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24 April 2014 11:45 am ,
Vol. 344 ,
The National Institutes of Health is revising its "two strikes" rule, which allowed researchers only one chance to...
By stabilizing the components of retromers, molecular complexes that act like recycling bins in cells, a recently...
Fossil fuels power modern society by generating heat, but much of that heat is wasted. Semiconductor devices called...
Researchers are gaining insights into what made Supertyphoon Haiyan so powerful and devastating through post-storm...
Millions around the world got a first-hand look at what it was like to be in Tacloban while it was pummeled by...
Major climate data sets have underestimated the rate of global warming in the last 15 years owing largely to poor data...
The tsetse fly is best known as the vector for the trypanosome parasites that cause sleeping sickness and a disease in...
- 24 April 2014 11:45 am , Vol. 344 , #6182
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ScienceShot: The Flatfish's Wandering Eye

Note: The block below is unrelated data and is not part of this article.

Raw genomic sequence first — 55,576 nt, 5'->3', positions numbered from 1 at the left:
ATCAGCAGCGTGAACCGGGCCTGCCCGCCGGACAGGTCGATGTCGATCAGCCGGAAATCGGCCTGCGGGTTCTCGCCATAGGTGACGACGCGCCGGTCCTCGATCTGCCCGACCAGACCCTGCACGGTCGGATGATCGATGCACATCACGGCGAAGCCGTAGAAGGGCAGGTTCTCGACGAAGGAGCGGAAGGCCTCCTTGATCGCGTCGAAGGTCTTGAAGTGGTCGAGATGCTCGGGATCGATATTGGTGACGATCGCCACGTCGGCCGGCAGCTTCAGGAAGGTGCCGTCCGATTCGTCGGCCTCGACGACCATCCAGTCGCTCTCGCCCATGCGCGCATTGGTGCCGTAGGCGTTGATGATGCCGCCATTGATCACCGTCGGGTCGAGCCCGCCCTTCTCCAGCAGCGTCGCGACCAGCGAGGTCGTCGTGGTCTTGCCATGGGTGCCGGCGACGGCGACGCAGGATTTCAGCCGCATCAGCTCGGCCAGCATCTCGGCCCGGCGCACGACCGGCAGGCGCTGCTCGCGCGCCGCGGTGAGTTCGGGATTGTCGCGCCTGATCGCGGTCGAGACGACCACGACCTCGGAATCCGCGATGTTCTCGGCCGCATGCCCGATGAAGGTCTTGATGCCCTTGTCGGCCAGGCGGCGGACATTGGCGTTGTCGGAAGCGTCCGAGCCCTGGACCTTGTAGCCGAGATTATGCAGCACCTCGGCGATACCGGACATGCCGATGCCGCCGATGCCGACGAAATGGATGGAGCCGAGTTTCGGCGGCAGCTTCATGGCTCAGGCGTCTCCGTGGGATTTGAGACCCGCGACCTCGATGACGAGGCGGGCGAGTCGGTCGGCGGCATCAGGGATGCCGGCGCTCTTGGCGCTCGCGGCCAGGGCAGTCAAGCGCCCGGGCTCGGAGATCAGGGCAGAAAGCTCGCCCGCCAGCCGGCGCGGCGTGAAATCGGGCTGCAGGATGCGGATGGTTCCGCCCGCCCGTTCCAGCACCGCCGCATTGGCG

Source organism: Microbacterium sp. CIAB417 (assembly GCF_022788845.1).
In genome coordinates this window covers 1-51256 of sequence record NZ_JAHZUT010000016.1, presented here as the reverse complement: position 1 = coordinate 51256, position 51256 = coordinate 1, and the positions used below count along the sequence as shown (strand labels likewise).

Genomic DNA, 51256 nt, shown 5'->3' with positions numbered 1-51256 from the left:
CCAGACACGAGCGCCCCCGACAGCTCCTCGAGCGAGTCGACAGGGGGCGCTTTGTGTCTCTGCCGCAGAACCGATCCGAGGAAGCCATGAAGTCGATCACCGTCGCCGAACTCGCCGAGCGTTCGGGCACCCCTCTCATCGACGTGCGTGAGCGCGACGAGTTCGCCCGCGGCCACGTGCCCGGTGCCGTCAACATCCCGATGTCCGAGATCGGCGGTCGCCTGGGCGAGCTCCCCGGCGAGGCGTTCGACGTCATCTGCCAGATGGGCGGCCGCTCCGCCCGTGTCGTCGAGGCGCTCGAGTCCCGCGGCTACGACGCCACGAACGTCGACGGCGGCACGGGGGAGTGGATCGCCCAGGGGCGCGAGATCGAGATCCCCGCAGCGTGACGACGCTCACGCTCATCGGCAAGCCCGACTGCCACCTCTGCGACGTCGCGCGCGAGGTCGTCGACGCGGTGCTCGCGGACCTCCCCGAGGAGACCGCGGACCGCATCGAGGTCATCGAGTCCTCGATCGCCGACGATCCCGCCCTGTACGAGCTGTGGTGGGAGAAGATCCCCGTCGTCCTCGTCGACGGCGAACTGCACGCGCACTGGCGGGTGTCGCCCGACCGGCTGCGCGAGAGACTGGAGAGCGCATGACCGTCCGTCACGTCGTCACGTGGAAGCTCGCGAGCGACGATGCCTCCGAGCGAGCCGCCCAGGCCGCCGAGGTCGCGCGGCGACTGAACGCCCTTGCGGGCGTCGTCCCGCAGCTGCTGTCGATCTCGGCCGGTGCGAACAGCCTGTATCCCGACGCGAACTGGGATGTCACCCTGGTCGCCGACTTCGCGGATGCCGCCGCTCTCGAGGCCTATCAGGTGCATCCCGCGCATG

25 June 2012 3:07 pm
Halibut, sole, and flounder may be renowned in culinary circles, but they're also famous among evolutionary biologists. Unlike most vertebrates, the flatfish is profoundly asymmetrical, with both eyes on one side of its head. Scientists think the asymmetry arose as an adaptation to living on the sea floor, with one side of the body constantly exposed to potential predators. But how it happened has stumped researchers for decades. Did a single severe mutation misplace an eye, or did one eye migrate gradually over time? The answer may lie with Heteronectes, a 50-million-year-old fossilized flatfish (inset) whose discovery is reported online today in the Journal of Vertebrate Paleontology. Heteronectes has one eye on one side of its head (right), and the other near the top of its skull on the other side (left). Along with Amphistium, a contemporary of Heteronectes with a similar intermediately placed eye, Heteronectes seems to represent a transitional stage between symmetry and the lopsidedness of the modern flatfish. And that suggests that the flatfish's eye wandered over time.
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